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12. Archie's 128 Central Ave, Brooklyn, NY 11221 (Bushwick)

Archie's brings a much-needed round-the-clock pizza option to Bushwick: this bumpin' bar and restaurant serves slices until 4am daily (12am on Sundays). The pies deviate from the traditional New York-style and instead take inspiration from the thick and weighty ones common in New England. Fat hoagies stuffed with meatballs, breaded chicken, and cured meats complement the pizzas, as do baked pastas with Bolognese or marinara sauce. Thankfully, coming to Archie's for a late-night slice doesn't necessarily mean your night is over, thanks to the party atmosphere fueled by cheap beers, house wine, and cocktails. With just a handful of tables, the space is tight but the deep-crusted pizza is worth any cramped seating.

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13. Boston Pizza 3705 Broadway, Astoria, NY 11103 (Astoria)

What defines Boston-style pizza? It's thick-crusted and baked in a pan, yielding a crispy exterior and extra-doughy interior. This Astoria pizzeria has the New England technique down and proves to be a worthy rival to the New York-style joints that span the area. The shop gives a nod to another city, Philadelphia, in its signature cheesesteaks, which are served in split-top Italian rolls and brimming with mushrooms, peppers, and mozzarella. Much like the food, Boston Pizza's wood-paneled space is unfussy and comfortable, just like a pizza place should be.

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14. Emmy Squared 364 Grand St, Brooklyn, NY 11211 (Williamsburg)

The Williamsburg follow-up to Emily and Matt Hyland's much-hyped Clinton Hill pizza and burger spot specializes in square, Detroit-style pan pizza. In addition to the classic square slice (with crispy, cheesy edges and dollops of sauce), Emmy Squared offers a Margarita, a pepperoni-laden Roni Supreme, and more unique pies, like The Emmy with mozzarella, banana peppers, onions, and ranch.

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15. 310 Bowery Bar 310 Bowery, New York, NY 10012 (Manhattan)

There's no mistaking how to find 310 Bowery Bar -- the address is in the title. The narrow, contemporary-rustic space features some 13 local and national beers on tap, as well as cocktails like Moscow Mules and vodka-spiked hibiscus lemonades that draw after-work crowds. Arguably the best part? Williamsburg Pizza helms the kitchen, and chef Nino Coniglio -- named 2016 Pizza Maker of the Year at the International Pizza Expo -- slings out pies, including his famed Grandma take.

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16. Emmett's 50 Macdougal St, New York, NY 10012 (Soho)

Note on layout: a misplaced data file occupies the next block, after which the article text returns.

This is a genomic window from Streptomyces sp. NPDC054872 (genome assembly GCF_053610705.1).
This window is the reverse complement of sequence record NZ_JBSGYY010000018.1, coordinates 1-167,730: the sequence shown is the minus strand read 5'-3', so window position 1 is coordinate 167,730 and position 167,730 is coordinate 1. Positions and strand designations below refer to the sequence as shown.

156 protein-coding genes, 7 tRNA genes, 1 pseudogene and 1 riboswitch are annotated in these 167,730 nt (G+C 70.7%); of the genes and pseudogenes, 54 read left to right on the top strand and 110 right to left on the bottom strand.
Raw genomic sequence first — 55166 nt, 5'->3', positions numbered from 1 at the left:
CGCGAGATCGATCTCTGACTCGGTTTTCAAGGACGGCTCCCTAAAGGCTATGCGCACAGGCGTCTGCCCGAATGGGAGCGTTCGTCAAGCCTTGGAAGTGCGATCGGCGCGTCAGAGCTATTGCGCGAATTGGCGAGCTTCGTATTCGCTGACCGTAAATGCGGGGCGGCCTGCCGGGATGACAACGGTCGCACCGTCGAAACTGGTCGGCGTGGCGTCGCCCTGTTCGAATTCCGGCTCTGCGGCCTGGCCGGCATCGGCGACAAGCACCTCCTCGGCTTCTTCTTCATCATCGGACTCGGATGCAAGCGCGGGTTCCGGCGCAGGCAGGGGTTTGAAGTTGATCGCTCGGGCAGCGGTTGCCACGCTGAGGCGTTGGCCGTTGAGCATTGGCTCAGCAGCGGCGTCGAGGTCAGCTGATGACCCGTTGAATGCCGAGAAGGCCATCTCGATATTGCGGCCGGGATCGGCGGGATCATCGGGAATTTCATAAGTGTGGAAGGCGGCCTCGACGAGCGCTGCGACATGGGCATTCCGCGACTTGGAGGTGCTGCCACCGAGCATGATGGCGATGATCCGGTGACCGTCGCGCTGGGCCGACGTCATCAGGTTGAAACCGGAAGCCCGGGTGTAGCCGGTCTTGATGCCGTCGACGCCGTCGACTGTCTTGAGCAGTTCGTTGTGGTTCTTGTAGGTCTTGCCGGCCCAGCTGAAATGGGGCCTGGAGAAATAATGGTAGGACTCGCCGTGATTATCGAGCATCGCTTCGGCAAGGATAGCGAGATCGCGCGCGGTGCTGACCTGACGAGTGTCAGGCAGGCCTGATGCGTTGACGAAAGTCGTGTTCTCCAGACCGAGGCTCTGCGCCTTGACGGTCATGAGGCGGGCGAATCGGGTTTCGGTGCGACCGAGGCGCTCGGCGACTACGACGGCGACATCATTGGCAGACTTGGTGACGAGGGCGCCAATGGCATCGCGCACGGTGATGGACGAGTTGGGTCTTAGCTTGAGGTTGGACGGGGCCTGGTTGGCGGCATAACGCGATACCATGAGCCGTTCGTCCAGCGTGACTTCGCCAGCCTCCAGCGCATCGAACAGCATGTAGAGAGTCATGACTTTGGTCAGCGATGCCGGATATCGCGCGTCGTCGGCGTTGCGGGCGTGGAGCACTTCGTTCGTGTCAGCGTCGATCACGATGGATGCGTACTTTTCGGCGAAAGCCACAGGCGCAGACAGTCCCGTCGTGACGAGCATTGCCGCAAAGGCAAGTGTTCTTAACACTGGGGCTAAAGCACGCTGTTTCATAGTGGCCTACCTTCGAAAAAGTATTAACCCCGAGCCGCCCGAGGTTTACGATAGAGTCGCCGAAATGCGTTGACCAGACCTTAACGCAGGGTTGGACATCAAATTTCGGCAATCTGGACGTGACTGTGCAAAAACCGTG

There's no lack of animosity between New York and Chicago pizza camps, and Emmett's in Soho makes a bold move by specializing in the thick and saucy pan pizza native to the Windy City. The pies here are on the larger side of two-inches deep (this is deep-dish, after all), with the cheese appropriately layered below the sauce and toppings. Pizza's not the only food on offer at the beer pub; a charred cheeseburger on a potato bun does just fine, too.

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17. Speedy Romeo 376 Classon Ave, Brooklyn, NY 11238

This Clinton Hill Italian (with a second location on the Lower East Side) is one of the only places in New York that serves authentic St. Louis-style pizza. Different from the Neapolitan style, St. Louis pies are made with an ultra-thin, cracker-like crust and topped with white Provel cheese. Speedy Romeo's signature version, The Saint Louie, comes with an added topping of Italian sausage, pepperoni, and pickled chilis. If you aren't one for processed cheese, don't worry, the menu features more typical Italian pies with mozzarella, ricotta, and pecorino. Located in a 100-year-old bar-turned-liquor store-turned-auto shop, the space is decked out with retro decor that feels like an ode to its Brooklyn past.

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18. Sottocasa Pizzeria 298 Atlantic Ave, Brooklyn, NY 11201

This friendly neighborhood spot in Boerum Hill seems to achieve the impossible: a crust that’s not too thick and not too thin with just the perfect amount of char. There’s a bevy of pizza picks to choose from in addition to antipastos and red sauce classics, which can and should be paired with a glass of wine from the extensive Italian selection. The space is clean and modern with white brick walls and dark metal furniture.

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19. Scarr's Pizza 22 Orchard St, New York, NY (Lower East Side)

Prepare for vivid childhood flashbacks and exceptional Sicilian slices at Scarr’s, a Lower East Side pizzeria inspired by the wood-paneled parlors that began popping up across tri-state suburbia in the ‘70s. It may have opened in 2015, but Scarr’s will transport you to your favorite after-school hangout with retro decor like Tiffany sconces, Formica countertops, and faux-wood booths, surrounded on all sides by tinted mirrors. Whether you’re getting a slice to-go or dining in, you place your order at the front counter, where a letter-board menu lists four types of pizza (original, pepperoni, white, and Sicilian), plus personal-pan and whole pies. They can be topped with a list of add-ons that juxtapose classics like meatballs and pancetta with modern alternatives like vegan cheese. Chef-owner Scarr Pimentel hails from institutions including Joe’s and Lombardi’s, and his pizza is a cut above the average late-night slice joint: the flour is milled in-house and ingredients are locally sourced, not canned. A DIY pie is a smart move to get exactly what you’re craving, but trust us, the Sicilian is mandatory. Its thick crust is crunchy but airy and topped with a few basil leaves, a dusting of parmesan, and mozzarella that won’t burn your tongue and lets the star ingredient shine: a rich tomato sauce with a zesty bite. If you’re dining in, take your pizza to one of the booths in the back room, which is home to a small bar with vinyl stools that serves wine and a couple of craft beers on tap (there’s natural soda, too, but no Coke or Pepsi products, despite a Pepsi-branded menu). The hip, if not ironic, vibe of this old-meets-new spot is accentuated by the fact that Drake is bumping through its speakers -- the sole reminder that you’re not at a middle-school pizza party in 1985.